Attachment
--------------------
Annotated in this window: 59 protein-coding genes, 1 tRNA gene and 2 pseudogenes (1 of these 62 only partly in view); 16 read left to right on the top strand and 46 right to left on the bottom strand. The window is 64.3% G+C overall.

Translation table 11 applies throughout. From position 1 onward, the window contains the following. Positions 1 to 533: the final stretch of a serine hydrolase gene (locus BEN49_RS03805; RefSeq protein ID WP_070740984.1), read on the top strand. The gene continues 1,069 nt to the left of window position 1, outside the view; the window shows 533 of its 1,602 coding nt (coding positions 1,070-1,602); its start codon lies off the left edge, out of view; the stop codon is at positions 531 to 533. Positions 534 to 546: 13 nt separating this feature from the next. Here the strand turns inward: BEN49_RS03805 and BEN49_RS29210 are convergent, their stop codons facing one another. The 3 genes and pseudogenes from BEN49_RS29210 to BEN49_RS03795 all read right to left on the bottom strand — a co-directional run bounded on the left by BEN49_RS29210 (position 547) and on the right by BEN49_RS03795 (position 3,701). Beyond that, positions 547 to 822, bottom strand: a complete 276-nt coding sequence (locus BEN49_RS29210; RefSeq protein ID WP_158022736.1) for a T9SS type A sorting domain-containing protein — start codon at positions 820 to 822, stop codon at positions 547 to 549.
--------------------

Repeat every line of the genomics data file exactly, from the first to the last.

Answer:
Annotated in this window: 59 protein-coding genes, 1 tRNA gene and 2 pseudogenes (1 of these 62 only partly in view); 16 read left to right on the top strand and 46 right to left on the bottom strand. The window is 64.3% G+C overall.

Translation table 11 applies throughout. From position 1 onward, the window contains the following. Positions 1 to 533: the final stretch of a serine hydrolase gene (locus BEN49_RS03805; RefSeq protein ID WP_070740984.1), read on the top strand. The gene continues 1,069 nt to the left of window position 1, outside the view; the window shows 533 of its 1,602 coding nt (coding positions 1,070-1,602); its start codon lies off the left edge, out of view; the stop codon is at positions 531 to 533. Positions 534 to 546: 13 nt separating this feature from the next. Here the strand turns inward: BEN49_RS03805 and BEN49_RS29210 are convergent, their stop codons facing one another. The 3 genes and pseudogenes from BEN49_RS29210 to BEN49_RS03795 all read right to left on the bottom strand — a co-directional run bounded on the left by BEN49_RS29210 (position 547) and on the right by BEN49_RS03795 (position 3,701). Beyond that, positions 547 to 822, bottom strand: a complete 276-nt coding sequence (locus BEN49_RS29210; RefSeq protein ID WP_158022736.1) for a T9SS type A sorting domain-containing protein — start codon at positions 820 to 822, stop codon at positions 547 to 549.